up and says "eh, they're sour anyway". The morale of the fable,
written hundreds of years before the birth of Christ, is simply "it is easy
to despise what you cannot get". It can often be difficult to get pop
culture collectibles, either due to price, limited availability, or poor
distribution. When this happens, it is not unusual for collectors to react
Please keep in mind that this has NOTHING to do with
jealousy or bitterness. Too often these days, we equate the idea of
'sour grapes' with someone being jealous of someone else for what they can
get, but that is not the basic concept. What this (and the Emperor's
New Clothes reaction as well) is really about is reducing cognitive
dissonance. Cognitive dissonance is the uncomfortable feeling you
naturally get when there is a difference between what you KNOW to be true
and what you HOLD to be true. People don't like those two to be
different, and so they will do quite a bit (often seen as rationalization)
to bring them together, although the actions might seem illogical to the
I'm using Sour Grapes in that context. You see an item
you really want, but can't have for some reason outside your control.
Admitting that they want it badly but simply can't have it makes them
uncomfortable at a very deep, subconscious level, and they fix this by
saying "eh, it sucks anyway".
Both this and the Emperor's New Clothes are NOT unusual.
In fact, I doubt there is anyone ever born who isn't susceptible to both of
these emotional responses depending on the situation. Admitting that
you could react this way is not a weakness, and in fact by being aware of
it, you can help avoid it.
4 - Customer/License Loyalty
One of the strongest human emotions that can heavily effect the perception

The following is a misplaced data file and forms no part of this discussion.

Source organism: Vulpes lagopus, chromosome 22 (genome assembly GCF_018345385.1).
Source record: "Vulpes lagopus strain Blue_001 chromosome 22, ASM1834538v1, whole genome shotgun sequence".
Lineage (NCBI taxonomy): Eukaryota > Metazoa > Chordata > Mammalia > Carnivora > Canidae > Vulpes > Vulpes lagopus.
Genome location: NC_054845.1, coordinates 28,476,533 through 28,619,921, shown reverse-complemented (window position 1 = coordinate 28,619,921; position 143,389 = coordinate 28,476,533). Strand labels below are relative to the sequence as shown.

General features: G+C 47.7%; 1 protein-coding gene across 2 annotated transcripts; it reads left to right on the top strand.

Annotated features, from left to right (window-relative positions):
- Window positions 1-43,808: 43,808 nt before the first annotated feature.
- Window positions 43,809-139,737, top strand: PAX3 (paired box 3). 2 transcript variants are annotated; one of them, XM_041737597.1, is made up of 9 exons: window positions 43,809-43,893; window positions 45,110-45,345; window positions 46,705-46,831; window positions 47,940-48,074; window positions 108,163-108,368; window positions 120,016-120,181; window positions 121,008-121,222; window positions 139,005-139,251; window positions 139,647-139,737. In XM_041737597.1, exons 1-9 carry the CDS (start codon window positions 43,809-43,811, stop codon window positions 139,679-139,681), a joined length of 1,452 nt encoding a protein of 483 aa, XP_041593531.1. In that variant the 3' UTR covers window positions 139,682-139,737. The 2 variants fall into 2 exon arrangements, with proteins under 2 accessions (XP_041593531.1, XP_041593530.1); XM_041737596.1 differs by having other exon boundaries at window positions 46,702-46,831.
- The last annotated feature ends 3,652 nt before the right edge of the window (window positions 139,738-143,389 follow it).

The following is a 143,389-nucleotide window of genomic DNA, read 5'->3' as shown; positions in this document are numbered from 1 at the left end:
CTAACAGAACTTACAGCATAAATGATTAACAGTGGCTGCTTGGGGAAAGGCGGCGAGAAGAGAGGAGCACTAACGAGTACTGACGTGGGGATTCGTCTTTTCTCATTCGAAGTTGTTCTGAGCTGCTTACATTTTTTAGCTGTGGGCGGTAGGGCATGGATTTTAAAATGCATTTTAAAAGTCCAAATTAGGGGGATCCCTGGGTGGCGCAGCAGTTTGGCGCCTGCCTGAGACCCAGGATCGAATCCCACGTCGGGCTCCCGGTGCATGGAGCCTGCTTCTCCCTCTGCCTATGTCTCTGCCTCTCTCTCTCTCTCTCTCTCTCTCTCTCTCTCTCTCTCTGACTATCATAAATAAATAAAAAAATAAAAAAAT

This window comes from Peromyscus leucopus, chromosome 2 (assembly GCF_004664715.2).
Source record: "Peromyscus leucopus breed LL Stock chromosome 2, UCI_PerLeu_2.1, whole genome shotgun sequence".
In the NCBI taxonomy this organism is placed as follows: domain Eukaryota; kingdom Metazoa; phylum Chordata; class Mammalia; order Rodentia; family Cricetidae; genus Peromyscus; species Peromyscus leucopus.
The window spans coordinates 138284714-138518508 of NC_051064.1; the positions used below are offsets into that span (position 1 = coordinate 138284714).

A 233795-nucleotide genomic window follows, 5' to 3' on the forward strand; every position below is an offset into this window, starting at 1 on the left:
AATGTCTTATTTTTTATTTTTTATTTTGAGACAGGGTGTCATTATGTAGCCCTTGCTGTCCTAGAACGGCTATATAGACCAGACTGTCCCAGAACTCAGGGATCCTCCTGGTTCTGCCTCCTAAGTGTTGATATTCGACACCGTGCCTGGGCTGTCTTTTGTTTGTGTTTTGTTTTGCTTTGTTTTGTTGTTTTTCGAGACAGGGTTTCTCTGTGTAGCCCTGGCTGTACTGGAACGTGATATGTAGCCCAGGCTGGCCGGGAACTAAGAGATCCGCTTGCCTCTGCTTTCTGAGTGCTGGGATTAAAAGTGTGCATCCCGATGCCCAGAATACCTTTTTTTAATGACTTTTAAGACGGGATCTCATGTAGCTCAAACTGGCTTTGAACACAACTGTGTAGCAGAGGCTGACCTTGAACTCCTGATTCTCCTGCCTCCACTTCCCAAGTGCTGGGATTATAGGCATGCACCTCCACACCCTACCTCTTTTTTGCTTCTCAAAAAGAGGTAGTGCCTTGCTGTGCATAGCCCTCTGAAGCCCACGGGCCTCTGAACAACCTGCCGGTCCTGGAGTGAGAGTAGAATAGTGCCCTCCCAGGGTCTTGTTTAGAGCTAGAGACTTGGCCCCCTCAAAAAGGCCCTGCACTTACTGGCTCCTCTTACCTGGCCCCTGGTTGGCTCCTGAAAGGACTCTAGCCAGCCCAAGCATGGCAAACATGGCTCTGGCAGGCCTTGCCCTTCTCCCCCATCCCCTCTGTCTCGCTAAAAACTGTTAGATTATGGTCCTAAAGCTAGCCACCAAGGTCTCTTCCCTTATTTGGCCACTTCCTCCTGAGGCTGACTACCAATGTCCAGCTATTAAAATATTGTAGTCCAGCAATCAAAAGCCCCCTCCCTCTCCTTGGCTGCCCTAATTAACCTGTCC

of the critical eye is loyalty to the company making the item. This is
Pepsi vs Coke, Apple vs IBM, and Mcfarlane vs NECA. People will become
loyal to a brand, and once they are, their fervor can reach religious
The best companies are the ones that manage to create this
situation. By developing raving fans - and listening to them - they
will have the perfect free evangelists for their product. Too many
companies in the pop culture collectibles market don't get this, especially
the big boys that dabble in it, like Mattel or Hasbro. But many
smaller companies, like Mcfarlane and Sideshow, realize how critical it is
and have done a fantastic job developing this kind of fan base.
And it's not just company loyalty that we're talking about
here. Fans of particular licenses can often allow their love for
specific characters or a movie or a television show color their perceptions
around the collectibles based on these things. This is even more true
when there is very little product available to choose from, or one company
has the monopoly on the license.
This kind loyalty is fantastic for a movie franchise, or a
company's brand, but can cause some pretty extreme reactions on a product by
product basis. And while I admit that I have to be careful myself with
numbers 2 and 3 above, I have to say that this is one that causes me no
trouble at all, and I just don't 'get'. I'm not a brand or company
kind of guy - I buy no brand if it's available every time. I'd never
buy a t-shirt with any company logo on it (but I'll wear them if you give
them to me for free :) I'm just not a brand guy.
But there is a different aspect of this that does effect me.
While I'm not company loyal, you have to understand that I know the PEOPLE
behind the companies and products. I've chatted with some, spent hours
with others. I've eaten meals with them, and in some cases, I've met
their family members. Some of them I've known for years, and some of them I
like very much - and some of them, well, not so much. While I might
not have any particular feelings one way or other about the company, I
certainly do have feelings about these people, but I have to ensure that I
don't allow that to interfere with my true opinions about the products.
This can be very tough, and I have to remind myself of it every review.
I think I do a pretty good job (and there isn't a company you could name
that hasn't been pissed at me at some point), but that doesn't mean I don't
need to remain aware.
5 - In hand vs Photos